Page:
Amniotic egg A calcium based or leathery shelled water-retaining egg that enables reptiles, birds, and egg-laying mammals, such as the monotremes (duck billed platypus and two species of echidna, spiny anteaters), to complete their life cycles on dry land.

Amoebic dysentery Dysentery caused by a protozoan parasite (Entamoeba histolytica), mostly caused by poor sanitary conditions and transmitted by contaminated food or water.

Amphibian Cold-blooded, or ectothermic, vertebrates in the class Amphibia. These include the frogs and toads (order Anura, or Salientia), salamanders and newts (order Urodela, or Caudata), and the caecilians, limbless amphibians (order Apoda, or Gymnophiona). There are more than 11,000 species of amphibians, and they are believed to be the first vertebrate species to live on land.

Located between the fish and reptiles on the evolutionary scale, they are the most primitive of the terrestrial vertebrates and undergo a metamorphosis from water-breathing limbless larva (tadpole) to land-loving, or partly terrestrial, air-breathing four-legged adult.

Eggs are typically deposited in water or a wet protected place, although some do lay eggs in dry places. The eggs are not shelled and do not possess the membranes that are common in reptiles or higher vertebrates. Adults have moist skins with no scales or small scales, and they are specialized in living habitats. Each has its own evolutionary adaptations from the jumping ability (over 17 feet in some cases) of frogs and toads, to the limbless caecilians, to the long tails of the salamanders and newts. For example, frogs can enter aestivation, a period of dormancy similar to hibernation, when experiencing long periods of heat or drought conditions, and they can breathe through their skin in a process called cutaneous gas exchange. The most poisonous frog known, Phyllobates terribilis, only needs 0.00000007 ounce of skin secretion to kill a predator, while an antibiotic secreted from the African clawed frog (Xenopus laevis) may someday be used to treat burns and cystic fibrosis.

Over the last 50 years, many species of amphibians around the world have declined markedly in numbers; some species have become extinct. In many instances, these declines are attributable to adverse human influences acting locally, such as deforestation, draining of wetlands, and pollution.

However, in 1988, herpetologists (scientists who study amphibians) from many parts of the world reported declines in amphibian populations in protected, or pristine, habitats such as national parks and nature reserves, where such local effects could not be blamed. This suggested that there may be one or more global factors that are affecting climatic and atmospheric changes and adversely affecting amphibians, such as increased UV-B radiation, widespread pollution, acid rain, and disease. In effect, the decline could be the result of human-induced changes to the global ecosystem and could have far-reaching consequences for human survival.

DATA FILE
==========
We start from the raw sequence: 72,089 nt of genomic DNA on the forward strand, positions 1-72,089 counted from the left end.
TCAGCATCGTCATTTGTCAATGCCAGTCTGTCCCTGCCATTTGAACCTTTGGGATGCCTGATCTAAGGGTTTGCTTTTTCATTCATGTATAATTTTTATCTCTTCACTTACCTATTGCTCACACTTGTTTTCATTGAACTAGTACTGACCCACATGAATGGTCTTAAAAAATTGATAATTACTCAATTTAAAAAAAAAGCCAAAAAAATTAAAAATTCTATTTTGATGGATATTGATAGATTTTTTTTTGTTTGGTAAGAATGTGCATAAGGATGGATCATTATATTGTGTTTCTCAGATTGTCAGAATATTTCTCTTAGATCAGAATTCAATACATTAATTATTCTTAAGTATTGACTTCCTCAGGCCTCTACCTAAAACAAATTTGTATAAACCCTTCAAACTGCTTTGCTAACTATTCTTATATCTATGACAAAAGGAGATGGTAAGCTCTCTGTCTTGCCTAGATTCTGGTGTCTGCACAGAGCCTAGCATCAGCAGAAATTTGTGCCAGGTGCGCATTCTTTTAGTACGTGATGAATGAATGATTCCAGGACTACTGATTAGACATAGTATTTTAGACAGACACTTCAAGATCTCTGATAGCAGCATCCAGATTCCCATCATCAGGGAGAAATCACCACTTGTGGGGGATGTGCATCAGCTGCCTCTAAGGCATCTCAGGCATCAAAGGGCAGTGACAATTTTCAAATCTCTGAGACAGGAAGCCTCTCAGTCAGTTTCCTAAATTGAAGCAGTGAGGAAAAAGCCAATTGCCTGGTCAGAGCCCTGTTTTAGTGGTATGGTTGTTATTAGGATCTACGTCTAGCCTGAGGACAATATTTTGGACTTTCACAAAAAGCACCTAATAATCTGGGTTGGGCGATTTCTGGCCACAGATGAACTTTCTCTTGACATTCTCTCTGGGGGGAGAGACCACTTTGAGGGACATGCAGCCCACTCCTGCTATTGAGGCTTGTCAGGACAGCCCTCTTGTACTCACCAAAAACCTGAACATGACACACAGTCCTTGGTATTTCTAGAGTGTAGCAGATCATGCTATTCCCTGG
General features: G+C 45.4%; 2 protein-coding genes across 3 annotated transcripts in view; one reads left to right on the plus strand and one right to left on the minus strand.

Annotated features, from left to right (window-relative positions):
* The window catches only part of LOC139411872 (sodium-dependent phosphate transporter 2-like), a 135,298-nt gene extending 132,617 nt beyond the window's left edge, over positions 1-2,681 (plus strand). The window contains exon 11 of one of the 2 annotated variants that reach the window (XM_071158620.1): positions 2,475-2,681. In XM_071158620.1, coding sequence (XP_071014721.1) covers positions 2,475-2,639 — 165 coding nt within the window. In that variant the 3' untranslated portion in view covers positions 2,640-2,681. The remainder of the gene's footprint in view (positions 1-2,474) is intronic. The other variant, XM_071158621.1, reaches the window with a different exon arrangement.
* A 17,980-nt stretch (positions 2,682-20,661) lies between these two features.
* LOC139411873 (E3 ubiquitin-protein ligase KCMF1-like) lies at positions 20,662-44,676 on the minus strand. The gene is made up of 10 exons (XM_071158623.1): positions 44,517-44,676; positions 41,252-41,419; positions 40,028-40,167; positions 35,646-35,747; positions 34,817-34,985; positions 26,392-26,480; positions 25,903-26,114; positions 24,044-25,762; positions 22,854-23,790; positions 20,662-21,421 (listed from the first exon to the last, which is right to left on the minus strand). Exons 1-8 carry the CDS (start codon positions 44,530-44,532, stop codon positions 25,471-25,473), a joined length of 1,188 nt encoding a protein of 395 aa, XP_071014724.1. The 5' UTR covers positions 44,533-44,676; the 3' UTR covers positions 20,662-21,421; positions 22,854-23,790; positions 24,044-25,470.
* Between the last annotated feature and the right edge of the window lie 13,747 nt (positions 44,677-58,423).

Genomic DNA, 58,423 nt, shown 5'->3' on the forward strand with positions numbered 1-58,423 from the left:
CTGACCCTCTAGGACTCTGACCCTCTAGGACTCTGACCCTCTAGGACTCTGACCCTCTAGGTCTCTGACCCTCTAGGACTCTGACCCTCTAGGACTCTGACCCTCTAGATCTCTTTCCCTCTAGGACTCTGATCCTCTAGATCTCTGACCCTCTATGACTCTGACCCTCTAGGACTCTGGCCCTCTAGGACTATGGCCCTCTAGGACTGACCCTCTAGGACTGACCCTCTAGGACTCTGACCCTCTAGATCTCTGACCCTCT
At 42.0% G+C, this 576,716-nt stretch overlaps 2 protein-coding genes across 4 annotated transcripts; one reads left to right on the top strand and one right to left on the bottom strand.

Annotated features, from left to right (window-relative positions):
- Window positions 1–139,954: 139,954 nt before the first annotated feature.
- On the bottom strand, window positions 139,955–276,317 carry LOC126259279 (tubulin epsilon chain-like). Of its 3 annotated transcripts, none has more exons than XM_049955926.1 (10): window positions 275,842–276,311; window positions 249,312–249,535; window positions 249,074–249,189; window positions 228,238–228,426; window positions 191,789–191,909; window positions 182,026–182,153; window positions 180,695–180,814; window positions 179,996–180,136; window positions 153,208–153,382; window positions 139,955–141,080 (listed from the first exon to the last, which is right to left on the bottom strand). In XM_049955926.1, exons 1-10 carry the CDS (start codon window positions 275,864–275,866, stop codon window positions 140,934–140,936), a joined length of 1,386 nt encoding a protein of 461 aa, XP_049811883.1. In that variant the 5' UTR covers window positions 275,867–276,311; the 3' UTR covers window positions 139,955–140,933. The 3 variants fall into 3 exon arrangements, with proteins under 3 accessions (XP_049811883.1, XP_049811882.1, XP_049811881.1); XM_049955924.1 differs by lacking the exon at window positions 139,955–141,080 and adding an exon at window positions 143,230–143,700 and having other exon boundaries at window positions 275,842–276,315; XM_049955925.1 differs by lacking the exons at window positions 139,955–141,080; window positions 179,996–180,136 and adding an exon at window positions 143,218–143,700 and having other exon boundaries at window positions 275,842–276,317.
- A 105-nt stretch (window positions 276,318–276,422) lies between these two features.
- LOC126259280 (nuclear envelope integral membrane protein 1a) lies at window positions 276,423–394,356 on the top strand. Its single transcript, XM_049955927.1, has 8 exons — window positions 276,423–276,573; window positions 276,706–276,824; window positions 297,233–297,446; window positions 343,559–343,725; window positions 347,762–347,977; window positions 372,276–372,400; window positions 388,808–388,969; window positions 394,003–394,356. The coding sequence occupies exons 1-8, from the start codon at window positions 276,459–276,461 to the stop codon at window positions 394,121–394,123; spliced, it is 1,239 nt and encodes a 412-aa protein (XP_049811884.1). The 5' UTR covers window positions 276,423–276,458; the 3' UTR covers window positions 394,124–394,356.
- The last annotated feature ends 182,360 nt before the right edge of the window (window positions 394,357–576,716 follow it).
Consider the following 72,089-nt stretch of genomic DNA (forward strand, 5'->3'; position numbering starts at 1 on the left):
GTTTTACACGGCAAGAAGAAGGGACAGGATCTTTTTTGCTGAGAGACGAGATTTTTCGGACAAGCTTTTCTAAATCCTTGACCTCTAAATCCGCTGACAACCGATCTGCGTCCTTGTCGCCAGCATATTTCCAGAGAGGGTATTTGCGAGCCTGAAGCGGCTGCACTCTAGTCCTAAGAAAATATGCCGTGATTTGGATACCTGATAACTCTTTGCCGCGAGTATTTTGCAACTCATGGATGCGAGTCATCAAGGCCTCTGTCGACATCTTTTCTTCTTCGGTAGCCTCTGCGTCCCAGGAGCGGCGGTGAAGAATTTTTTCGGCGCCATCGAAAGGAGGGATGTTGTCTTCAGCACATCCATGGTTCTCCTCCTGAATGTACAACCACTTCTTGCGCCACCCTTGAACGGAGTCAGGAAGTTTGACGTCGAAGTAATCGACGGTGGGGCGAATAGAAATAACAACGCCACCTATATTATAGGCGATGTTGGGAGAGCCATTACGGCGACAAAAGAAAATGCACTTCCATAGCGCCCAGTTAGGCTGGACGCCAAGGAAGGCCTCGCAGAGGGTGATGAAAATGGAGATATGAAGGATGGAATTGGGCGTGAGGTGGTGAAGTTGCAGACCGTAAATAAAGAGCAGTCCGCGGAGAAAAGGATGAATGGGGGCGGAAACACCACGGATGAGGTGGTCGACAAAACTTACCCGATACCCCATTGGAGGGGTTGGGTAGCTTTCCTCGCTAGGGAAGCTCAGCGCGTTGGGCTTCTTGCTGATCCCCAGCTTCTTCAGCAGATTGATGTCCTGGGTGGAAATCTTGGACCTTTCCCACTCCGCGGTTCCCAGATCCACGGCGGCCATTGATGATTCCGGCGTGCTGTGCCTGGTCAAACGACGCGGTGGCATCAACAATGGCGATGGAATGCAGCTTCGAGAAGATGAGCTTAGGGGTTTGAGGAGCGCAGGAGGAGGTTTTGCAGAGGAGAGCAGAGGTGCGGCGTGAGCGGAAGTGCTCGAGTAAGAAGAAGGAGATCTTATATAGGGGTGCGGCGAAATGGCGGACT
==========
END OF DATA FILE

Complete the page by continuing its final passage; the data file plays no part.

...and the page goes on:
Amphipathic molecule A molecule that has both a hydrophilic (water soluble, polar) region and a hydrophobic (water hating, nonpolar) region. The hydrophilic part is called the head, while the hydropho-bic part is called the tail. Lipids (phospholipids, cholesterol and other sterols, glycolipids [lipids with sugars attached], and sphingolipids) are examples of amphi-pathic molecules.

Amphipathic molecules act as surfactants, materials that can reduce the surface tension of a liquid at low concentrations, and are used in wetting agents, demisters, foaming agents, and emulsifiers.

Anabolism The processes of metabolism that result in the synthesis of cellular components from precursors of low molecular weight.

Anaerobic Any organism or environmental or cellular process that does not require the use of free oxygen. Certain bacteria such as Actinomyces israeli, Bacteroides fragilis, Prevotella melaninogenica, Clostridium difficile, and Peptostreptococcus are anaerobes.

In effect, an anaerobic organism does not need oxygen for growth. Many anaerobes are even sensitive to oxygen. Obligate (strict) anaerobes grow only in the absence of oxygen. Facultative anaerobes can grow either in the presence or in the absence of oxygen.

Anagenesis A pattern of evolutionary change along a single, unbranching lineage involving the transformation of an entire population, sometimes so different from the ancestral population that it can be called a separate species. Examples would be one taxon replacing another or the transformation of a single ancestral species into a single descendant species. Anagenesis is also known as phyletic evolution and is the opposite of cladogenesis.

In medicine, it refers to the regeneration of tissue or structure.

Analog A drug whose structure is related to that of another drug but whose chemical and biological properties may be quite different.

Analogy The similarity of structure between two species that are not closely related; usually attributed to convergent evolution. Structures that resemble each other due to a similarity in function without any similarity in underlying structure (or origin) are called analogous structures. For example, birds and bats each have their forelimbs modified as wings. They are analogous because they evolved independently after the earliest birds and bats diverged from their common ancestor, who did not have wings. However, the details of their structures are quite different.

A photomicrograph of Clostridium botulinum, a strictly anaerobic bacterium, stained with Gentian violet. The bacterium C. botulinum produces a nerve toxin that causes the rare but serious paralytic illness botulism.

A photomicrograph of Clostridium botulinum, a strictly anaerobic bacterium, stained with Gentian violet. The bacterium C. botulinum produces a nerve toxin that causes the rare but serious paralytic illness botulism.

Anation Replacement of the ligand water by an anion in a coordination entity.